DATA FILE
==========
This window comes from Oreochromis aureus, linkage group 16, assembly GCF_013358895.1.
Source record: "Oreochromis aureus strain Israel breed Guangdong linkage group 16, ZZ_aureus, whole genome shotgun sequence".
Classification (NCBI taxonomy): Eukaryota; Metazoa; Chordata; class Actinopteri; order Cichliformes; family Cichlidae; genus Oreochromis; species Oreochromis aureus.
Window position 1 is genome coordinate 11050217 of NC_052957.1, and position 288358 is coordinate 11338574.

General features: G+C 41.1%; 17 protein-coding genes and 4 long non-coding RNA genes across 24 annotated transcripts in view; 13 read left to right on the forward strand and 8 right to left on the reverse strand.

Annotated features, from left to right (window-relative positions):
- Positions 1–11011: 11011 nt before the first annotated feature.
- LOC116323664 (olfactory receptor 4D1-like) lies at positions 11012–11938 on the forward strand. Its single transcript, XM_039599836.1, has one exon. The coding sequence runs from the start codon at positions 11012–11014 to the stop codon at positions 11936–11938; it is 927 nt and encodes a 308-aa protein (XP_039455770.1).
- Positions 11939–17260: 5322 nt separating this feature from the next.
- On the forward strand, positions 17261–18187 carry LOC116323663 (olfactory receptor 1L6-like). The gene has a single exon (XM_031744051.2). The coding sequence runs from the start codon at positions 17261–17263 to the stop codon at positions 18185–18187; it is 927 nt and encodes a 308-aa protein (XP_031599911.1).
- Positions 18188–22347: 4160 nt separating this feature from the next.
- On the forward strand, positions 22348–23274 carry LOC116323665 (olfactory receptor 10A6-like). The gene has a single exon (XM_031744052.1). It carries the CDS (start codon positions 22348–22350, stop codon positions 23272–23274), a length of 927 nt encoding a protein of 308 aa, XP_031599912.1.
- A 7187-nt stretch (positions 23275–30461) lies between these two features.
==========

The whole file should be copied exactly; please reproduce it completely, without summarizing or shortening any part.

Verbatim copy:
This window comes from Oreochromis aureus, linkage group 16, assembly GCF_013358895.1.
Source record: "Oreochromis aureus strain Israel breed Guangdong linkage group 16, ZZ_aureus, whole genome shotgun sequence".
Classification (NCBI taxonomy): Eukaryota; Metazoa; Chordata; class Actinopteri; order Cichliformes; family Cichlidae; genus Oreochromis; species Oreochromis aureus.
Window position 1 is genome coordinate 11050217 of NC_052957.1, and position 288358 is coordinate 11338574.

General features: G+C 41.1%; 17 protein-coding genes and 4 long non-coding RNA genes across 24 annotated transcripts in view; 13 read left to right on the forward strand and 8 right to left on the reverse strand.

Annotated features, from left to right (window-relative positions):
- Positions 1–11011: 11011 nt before the first annotated feature.
- LOC116323664 (olfactory receptor 4D1-like) lies at positions 11012–11938 on the forward strand. Its single transcript, XM_039599836.1, has one exon. The coding sequence runs from the start codon at positions 11012–11014 to the stop codon at positions 11936–11938; it is 927 nt and encodes a 308-aa protein (XP_039455770.1).
- Positions 11939–17260: 5322 nt separating this feature from the next.
- On the forward strand, positions 17261–18187 carry LOC116323663 (olfactory receptor 1L6-like). The gene has a single exon (XM_031744051.2). The coding sequence runs from the start codon at positions 17261–17263 to the stop codon at positions 18185–18187; it is 927 nt and encodes a 308-aa protein (XP_031599911.1).
- Positions 18188–22347: 4160 nt separating this feature from the next.
- On the forward strand, positions 22348–23274 carry LOC116323665 (olfactory receptor 10A6-like). The gene has a single exon (XM_031744052.1). It carries the CDS (start codon positions 22348–22350, stop codon positions 23272–23274), a length of 927 nt encoding a protein of 308 aa, XP_031599912.1.
- A 7187-nt stretch (positions 23275–30461) lies between these two features.